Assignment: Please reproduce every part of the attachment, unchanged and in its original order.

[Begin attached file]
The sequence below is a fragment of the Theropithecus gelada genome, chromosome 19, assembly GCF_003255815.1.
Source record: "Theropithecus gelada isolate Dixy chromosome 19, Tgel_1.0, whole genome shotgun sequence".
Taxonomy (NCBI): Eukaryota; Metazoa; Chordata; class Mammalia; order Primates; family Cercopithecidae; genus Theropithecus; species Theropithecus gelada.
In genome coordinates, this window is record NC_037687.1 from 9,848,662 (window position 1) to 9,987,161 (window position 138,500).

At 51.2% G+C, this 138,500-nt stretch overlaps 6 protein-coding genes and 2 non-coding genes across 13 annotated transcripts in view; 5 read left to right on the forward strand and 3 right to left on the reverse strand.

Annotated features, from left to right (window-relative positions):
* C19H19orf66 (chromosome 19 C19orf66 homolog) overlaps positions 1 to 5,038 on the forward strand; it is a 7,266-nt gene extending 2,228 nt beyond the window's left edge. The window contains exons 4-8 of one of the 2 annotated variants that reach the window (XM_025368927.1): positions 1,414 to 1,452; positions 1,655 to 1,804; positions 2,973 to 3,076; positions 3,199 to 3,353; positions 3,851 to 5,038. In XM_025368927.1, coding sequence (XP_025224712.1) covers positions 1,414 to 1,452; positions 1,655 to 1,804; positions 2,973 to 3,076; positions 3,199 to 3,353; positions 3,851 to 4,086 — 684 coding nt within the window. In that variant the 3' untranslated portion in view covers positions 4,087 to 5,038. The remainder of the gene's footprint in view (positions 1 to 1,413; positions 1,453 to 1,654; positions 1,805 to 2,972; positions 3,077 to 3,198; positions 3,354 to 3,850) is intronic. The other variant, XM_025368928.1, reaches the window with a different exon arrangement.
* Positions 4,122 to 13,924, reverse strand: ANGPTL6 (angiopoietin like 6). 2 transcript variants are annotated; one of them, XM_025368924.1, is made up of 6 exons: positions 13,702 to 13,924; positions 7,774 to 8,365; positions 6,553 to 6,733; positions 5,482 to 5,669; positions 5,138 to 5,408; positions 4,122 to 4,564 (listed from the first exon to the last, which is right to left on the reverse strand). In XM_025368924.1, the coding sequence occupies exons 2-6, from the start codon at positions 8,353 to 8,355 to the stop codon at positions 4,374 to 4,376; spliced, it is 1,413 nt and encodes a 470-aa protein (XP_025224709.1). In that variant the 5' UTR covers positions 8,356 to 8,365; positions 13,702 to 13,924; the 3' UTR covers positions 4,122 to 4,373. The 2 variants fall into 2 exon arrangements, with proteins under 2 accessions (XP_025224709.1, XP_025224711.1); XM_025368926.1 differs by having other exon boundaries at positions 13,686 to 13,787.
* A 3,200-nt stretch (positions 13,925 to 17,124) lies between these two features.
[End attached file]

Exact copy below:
The sequence below is a fragment of the Theropithecus gelada genome, chromosome 19, assembly GCF_003255815.1.
Source record: "Theropithecus gelada isolate Dixy chromosome 19, Tgel_1.0, whole genome shotgun sequence".
Taxonomy (NCBI): Eukaryota; Metazoa; Chordata; class Mammalia; order Primates; family Cercopithecidae; genus Theropithecus; species Theropithecus gelada.
In genome coordinates, this window is record NC_037687.1 from 9,848,662 (window position 1) to 9,987,161 (window position 138,500).

At 51.2% G+C, this 138,500-nt stretch overlaps 6 protein-coding genes and 2 non-coding genes across 13 annotated transcripts in view; 5 read left to right on the forward strand and 3 right to left on the reverse strand.

Annotated features, from left to right (window-relative positions):
* C19H19orf66 (chromosome 19 C19orf66 homolog) overlaps positions 1 to 5,038 on the forward strand; it is a 7,266-nt gene extending 2,228 nt beyond the window's left edge. The window contains exons 4-8 of one of the 2 annotated variants that reach the window (XM_025368927.1): positions 1,414 to 1,452; positions 1,655 to 1,804; positions 2,973 to 3,076; positions 3,199 to 3,353; positions 3,851 to 5,038. In XM_025368927.1, coding sequence (XP_025224712.1) covers positions 1,414 to 1,452; positions 1,655 to 1,804; positions 2,973 to 3,076; positions 3,199 to 3,353; positions 3,851 to 4,086 — 684 coding nt within the window. In that variant the 3' untranslated portion in view covers positions 4,087 to 5,038. The remainder of the gene's footprint in view (positions 1 to 1,413; positions 1,453 to 1,654; positions 1,805 to 2,972; positions 3,077 to 3,198; positions 3,354 to 3,850) is intronic. The other variant, XM_025368928.1, reaches the window with a different exon arrangement.
* Positions 4,122 to 13,924, reverse strand: ANGPTL6 (angiopoietin like 6). 2 transcript variants are annotated; one of them, XM_025368924.1, is made up of 6 exons: positions 13,702 to 13,924; positions 7,774 to 8,365; positions 6,553 to 6,733; positions 5,482 to 5,669; positions 5,138 to 5,408; positions 4,122 to 4,564 (listed from the first exon to the last, which is right to left on the reverse strand). In XM_025368924.1, the coding sequence occupies exons 2-6, from the start codon at positions 8,353 to 8,355 to the stop codon at positions 4,374 to 4,376; spliced, it is 1,413 nt and encodes a 470-aa protein (XP_025224709.1). In that variant the 5' UTR covers positions 8,356 to 8,365; positions 13,702 to 13,924; the 3' UTR covers positions 4,122 to 4,373. The 2 variants fall into 2 exon arrangements, with proteins under 2 accessions (XP_025224709.1, XP_025224711.1); XM_025368926.1 differs by having other exon boundaries at positions 13,686 to 13,787.
* A 3,200-nt stretch (positions 13,925 to 17,124) lies between these two features.